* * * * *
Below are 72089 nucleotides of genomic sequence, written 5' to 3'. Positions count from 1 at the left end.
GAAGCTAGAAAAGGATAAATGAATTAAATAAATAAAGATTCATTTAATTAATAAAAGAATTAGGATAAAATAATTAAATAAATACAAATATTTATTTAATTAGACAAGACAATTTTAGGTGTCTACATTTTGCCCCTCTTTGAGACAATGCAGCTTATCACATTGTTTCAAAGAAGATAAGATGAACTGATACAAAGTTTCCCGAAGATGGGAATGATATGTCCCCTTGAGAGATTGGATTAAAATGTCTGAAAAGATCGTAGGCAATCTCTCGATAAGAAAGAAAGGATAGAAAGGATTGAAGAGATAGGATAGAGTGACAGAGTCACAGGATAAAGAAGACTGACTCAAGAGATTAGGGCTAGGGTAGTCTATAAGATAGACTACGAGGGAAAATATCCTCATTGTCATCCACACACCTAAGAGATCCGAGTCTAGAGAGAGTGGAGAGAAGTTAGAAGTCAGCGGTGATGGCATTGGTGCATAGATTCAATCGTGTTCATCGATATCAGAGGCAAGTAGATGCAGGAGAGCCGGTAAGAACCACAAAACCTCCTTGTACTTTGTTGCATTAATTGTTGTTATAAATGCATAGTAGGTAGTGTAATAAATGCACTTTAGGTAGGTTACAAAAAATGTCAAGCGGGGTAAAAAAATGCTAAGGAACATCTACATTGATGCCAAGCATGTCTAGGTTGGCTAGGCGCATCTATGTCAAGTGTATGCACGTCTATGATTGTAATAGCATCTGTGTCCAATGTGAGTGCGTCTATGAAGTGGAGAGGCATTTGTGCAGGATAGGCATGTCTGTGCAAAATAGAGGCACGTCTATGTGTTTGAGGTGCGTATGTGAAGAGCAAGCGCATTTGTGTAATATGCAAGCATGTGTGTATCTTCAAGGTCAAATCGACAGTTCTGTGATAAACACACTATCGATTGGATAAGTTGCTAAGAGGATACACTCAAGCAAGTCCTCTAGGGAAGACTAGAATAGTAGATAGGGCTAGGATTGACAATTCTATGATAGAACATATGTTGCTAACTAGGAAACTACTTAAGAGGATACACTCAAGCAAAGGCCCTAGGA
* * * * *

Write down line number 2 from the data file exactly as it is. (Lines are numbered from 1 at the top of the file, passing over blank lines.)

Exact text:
GAAGCTAGAAAAGGATAAATGAATTAAATAAATAAAGATTCATTTAATTAATAAAAGAATTAGGATAAAATAATTAAATAAATACAAATATTTATTTAATTAGACAAGACAATTTTAGGTGTCTACATTTTGCCCCTCTTTGAGACAATGCAGCTTATCACATTGTTTCAAAGAAGATAAGATGAACTGATACAAAGTTTCCCGAAGATGGGAATGATATGTCCCCTTGAGAGATTGGATTAAAATGTCTGAAAAGATCGTAGGCAATCTCTCGATAAGAAAGAAAGGATAGAAAGGATTGAAGAGATAGGATAGAGTGACAGAGTCACAGGATAAAGAAGACTGACTCAAGAGATTAGGGCTAGGGTAGTCTATAAGATAGACTACGAGGGAAAATATCCTCATTGTCATCCACACACCTAAGAGATCCGAGTCTAGAGAGAGTGGAGAGAAGTTAGAAGTCAGCGGTGATGGCATTGGTGCATAGATTCAATCGTGTTCATCGATATCAGAGGCAAGTAGATGCAGGAGAGCCGGTAAGAACCACAAAACCTCCTTGTACTTTGTTGCATTAATTGTTGTTATAAATGCATAGTAGGTAGTGTAATAAATGCACTTTAGGTAGGTTACAAAAAATGTCAAGCGGGGTAAAAAAATGCTAAGGAACATCTACATTGATGCCAAGCATGTCTAGGTTGGCTAGGCGCATCTATGTCAAGTGTATGCACGTCTATGATTGTAATAGCATCTGTGTCCAATGTGAGTGCGTCTATGAAGTGGAGAGGCATTTGTGCAGGATAGGCATGTCTGTGCAAAATAGAGGCACGTCTATGTGTTTGAGGTGCGTATGTGAAGAGCAAGCGCATTTGTGTAATATGCAAGCATGTGTGTATCTTCAAGGTCAAATCGACAGTTCTGTGATAAACACACTATCGATTGGATAAGTTGCTAAGAGGATACACTCAAGCAAGTCCTCTAGGGAAGACTAGAATAGTAGATAGGGCTAGGATTGACAATTCTATGATAGAACATATGTTGCTAACTAGGAAACTACTTAAGAGGATACACTCAAGCAAAGGCCCTAGGA